Start by trimming out your six copper sheets to 10-1/2" X 12" dimensions, then use your template as a guide to dimple the metal over a piece of softwood. A blunt center punch can be used to make the round indentations that form the flowers, and a slightly sharpened 1/2" cold chisel works well to create the straight flues that suggest leaves. A coat of clear varnish over the completed inserts will prevent them from tarnishing.
To make the door frames, cut four 3/4" X 2-1/2" X 37" stiles, four 3/4" X 2-3/8" X 10-3/4" top and bottom rails, and four 3/4" X 2-1/2" X 10-3/4" center rails. These pieces should be dadoed at their joints to accept splines . . . but not assembled until you've cut 1/4" X 3/8" rabbets into what will be the inside face of each panel opening. Once that's done, you can glue the frames together, then cut 3/8" X 3/8" rabbets into three sides of each assembled unit so that the doors, when installed, will overlap the cabinet opening at the top, bottom, and outer edges (their union at the center remains uncut and should allow a small gap to prevent binding).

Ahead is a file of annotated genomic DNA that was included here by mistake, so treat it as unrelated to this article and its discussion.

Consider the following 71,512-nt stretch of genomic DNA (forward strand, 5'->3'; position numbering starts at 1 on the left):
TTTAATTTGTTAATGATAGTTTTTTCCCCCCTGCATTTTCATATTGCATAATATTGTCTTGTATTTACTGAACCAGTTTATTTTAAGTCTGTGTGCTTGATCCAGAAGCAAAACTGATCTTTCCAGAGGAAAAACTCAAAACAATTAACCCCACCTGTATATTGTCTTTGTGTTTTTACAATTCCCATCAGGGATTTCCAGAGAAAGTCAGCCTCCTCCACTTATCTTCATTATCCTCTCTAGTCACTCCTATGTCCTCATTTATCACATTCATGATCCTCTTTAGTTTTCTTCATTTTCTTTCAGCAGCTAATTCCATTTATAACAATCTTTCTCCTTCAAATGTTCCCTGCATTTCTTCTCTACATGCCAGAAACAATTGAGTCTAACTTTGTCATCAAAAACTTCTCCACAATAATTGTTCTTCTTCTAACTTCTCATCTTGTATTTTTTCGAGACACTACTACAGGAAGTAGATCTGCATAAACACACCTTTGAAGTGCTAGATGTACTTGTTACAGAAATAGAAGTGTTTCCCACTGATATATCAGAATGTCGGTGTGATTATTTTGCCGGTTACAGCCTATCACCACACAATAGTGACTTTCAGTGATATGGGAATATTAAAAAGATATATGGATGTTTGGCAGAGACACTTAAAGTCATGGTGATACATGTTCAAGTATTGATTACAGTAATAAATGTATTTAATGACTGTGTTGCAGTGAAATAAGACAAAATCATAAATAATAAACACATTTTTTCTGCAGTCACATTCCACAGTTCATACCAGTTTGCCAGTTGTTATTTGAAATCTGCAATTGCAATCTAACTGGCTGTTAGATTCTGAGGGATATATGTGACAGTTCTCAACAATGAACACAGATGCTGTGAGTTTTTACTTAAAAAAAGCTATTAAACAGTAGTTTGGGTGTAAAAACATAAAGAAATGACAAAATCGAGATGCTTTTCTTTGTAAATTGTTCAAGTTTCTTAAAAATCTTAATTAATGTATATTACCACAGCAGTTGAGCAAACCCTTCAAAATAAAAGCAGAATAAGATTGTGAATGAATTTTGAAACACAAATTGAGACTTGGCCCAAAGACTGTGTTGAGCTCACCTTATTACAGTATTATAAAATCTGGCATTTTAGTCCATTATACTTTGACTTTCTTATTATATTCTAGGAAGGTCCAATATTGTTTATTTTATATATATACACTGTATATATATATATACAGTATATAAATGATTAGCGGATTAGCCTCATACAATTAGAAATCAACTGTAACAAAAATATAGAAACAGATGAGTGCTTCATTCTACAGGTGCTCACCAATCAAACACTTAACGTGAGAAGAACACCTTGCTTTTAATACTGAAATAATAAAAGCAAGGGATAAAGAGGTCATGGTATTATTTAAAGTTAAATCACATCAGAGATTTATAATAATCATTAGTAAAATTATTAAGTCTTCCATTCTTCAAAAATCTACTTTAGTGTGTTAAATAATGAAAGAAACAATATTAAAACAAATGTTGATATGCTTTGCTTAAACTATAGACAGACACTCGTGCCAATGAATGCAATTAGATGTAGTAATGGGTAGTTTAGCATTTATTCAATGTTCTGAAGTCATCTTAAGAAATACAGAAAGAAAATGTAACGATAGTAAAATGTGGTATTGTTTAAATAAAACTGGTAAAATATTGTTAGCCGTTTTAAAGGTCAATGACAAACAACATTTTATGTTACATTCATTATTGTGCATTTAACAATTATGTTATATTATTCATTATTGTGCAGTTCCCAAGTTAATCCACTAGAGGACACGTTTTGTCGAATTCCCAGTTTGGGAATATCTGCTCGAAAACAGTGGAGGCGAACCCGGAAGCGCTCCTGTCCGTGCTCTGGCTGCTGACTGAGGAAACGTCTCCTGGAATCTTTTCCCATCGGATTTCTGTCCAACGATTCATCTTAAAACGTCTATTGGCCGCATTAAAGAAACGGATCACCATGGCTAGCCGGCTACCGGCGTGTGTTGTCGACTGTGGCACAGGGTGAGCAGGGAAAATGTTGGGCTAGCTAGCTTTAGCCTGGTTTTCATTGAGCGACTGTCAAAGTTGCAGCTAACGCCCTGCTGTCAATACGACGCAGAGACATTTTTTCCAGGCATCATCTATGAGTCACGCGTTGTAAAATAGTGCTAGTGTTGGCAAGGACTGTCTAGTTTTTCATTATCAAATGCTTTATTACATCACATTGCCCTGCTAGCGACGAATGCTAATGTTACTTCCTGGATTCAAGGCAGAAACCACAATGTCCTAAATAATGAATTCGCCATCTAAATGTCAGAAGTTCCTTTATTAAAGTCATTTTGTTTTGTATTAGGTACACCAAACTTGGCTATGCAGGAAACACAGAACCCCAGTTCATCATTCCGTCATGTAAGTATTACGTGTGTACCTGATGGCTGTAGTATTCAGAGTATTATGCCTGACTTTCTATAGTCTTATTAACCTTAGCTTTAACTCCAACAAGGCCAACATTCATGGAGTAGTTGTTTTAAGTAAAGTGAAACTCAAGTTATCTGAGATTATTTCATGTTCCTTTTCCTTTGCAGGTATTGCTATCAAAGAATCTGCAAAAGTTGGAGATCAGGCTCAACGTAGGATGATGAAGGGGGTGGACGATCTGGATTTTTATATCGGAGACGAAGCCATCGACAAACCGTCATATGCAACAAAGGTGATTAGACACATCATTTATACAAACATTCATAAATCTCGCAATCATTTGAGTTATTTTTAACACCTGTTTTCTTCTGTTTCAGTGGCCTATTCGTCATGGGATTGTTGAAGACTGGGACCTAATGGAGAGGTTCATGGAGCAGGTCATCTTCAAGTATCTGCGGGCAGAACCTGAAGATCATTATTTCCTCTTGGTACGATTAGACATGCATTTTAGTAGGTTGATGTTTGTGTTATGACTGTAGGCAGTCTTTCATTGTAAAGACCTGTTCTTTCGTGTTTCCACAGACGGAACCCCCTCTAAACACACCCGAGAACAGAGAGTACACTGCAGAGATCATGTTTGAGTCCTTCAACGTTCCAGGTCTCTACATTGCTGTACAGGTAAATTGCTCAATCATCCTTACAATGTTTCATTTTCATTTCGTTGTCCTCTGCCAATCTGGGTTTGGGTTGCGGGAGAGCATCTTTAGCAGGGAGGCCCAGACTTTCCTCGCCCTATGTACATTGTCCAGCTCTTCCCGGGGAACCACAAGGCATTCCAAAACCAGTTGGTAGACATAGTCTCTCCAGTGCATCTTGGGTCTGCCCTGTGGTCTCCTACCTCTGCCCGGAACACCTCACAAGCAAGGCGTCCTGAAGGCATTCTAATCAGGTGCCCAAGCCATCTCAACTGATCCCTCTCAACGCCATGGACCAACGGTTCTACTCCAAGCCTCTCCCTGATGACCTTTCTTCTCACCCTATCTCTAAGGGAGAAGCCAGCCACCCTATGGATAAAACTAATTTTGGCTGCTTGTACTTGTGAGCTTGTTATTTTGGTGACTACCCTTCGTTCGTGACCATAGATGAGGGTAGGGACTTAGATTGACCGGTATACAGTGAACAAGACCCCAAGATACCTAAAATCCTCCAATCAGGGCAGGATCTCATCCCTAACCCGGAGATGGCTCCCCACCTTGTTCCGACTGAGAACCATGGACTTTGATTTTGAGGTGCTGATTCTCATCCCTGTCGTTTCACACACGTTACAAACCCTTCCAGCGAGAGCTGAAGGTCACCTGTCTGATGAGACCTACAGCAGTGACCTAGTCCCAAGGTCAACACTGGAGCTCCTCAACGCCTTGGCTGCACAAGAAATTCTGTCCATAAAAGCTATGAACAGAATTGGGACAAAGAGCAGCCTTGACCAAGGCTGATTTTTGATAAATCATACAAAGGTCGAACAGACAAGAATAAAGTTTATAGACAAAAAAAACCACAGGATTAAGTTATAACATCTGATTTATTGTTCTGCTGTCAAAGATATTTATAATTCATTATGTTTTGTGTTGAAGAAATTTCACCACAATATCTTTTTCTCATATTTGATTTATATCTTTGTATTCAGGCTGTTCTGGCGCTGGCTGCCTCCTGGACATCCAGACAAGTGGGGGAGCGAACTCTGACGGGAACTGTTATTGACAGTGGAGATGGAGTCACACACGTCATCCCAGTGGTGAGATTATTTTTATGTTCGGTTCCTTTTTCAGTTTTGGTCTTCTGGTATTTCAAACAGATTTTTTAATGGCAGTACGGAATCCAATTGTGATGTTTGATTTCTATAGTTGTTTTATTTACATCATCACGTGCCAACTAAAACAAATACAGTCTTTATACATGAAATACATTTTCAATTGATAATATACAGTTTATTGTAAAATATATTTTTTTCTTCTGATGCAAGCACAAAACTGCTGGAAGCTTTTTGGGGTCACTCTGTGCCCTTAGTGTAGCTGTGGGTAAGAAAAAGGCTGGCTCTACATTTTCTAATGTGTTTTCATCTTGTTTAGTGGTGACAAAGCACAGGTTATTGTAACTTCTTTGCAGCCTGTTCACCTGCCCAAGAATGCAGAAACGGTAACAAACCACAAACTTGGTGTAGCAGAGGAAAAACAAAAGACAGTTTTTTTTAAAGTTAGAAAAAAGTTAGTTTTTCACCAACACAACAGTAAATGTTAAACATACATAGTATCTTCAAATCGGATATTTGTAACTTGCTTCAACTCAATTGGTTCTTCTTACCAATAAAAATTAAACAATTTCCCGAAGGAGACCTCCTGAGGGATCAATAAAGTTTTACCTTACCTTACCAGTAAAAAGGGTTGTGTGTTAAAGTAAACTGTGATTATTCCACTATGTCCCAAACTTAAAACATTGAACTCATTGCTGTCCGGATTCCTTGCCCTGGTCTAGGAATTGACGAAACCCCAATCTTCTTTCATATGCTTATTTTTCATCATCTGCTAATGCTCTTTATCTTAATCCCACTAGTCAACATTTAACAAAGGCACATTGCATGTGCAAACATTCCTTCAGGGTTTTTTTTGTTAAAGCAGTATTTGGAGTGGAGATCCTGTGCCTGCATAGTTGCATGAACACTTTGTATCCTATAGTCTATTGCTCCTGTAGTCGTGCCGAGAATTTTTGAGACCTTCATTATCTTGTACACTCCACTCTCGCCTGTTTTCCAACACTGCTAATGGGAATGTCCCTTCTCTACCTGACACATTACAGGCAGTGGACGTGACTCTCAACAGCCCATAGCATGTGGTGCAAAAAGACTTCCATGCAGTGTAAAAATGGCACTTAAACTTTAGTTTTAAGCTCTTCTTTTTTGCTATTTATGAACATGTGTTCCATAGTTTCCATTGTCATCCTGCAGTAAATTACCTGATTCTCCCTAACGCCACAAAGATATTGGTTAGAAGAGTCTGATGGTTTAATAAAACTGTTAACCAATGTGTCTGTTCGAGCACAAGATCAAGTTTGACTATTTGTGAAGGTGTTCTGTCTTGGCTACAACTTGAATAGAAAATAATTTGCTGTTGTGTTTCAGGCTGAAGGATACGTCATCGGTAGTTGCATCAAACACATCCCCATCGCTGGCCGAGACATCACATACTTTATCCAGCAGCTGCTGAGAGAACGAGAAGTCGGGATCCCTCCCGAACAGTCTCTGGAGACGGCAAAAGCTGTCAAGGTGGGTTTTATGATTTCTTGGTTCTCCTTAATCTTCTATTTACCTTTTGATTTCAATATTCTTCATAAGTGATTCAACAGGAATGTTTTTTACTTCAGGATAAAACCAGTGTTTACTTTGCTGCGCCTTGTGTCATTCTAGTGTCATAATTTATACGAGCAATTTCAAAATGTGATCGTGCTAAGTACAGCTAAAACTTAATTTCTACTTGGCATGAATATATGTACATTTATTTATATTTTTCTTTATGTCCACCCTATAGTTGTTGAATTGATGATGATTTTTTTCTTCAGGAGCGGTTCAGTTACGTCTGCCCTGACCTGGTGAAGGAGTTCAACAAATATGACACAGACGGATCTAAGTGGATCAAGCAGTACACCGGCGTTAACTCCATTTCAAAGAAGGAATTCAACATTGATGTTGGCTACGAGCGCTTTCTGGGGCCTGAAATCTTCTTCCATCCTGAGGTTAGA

With the frames assembled, go on to install the copper panels by holding them in place inside their rabbeted openings with a total of twelve 1/4" X 3/8" X 11-1/2" top and bottom strips, and an equal number of 1/4" X 3/8" X 9" side strips tacked to the panel openings. Finish up by hanging the doors on the face of the cabinet, using four 1-3/4" semi-concealed offset brass hinges and No. 6 X 3/4" roundhead wood screws, and then installing a small inside brass door catch between the upper shelf and one door. A 3/4" X 1-1/4" X 3" wooden latch bar (dressed with rounded edges) fastened to the face of that door with a No. 6 X 1-1/4" roundhead brass screw can be rotated to keep the other door secured. You can also mount 1" ceramic knobs to the door and drawer faces.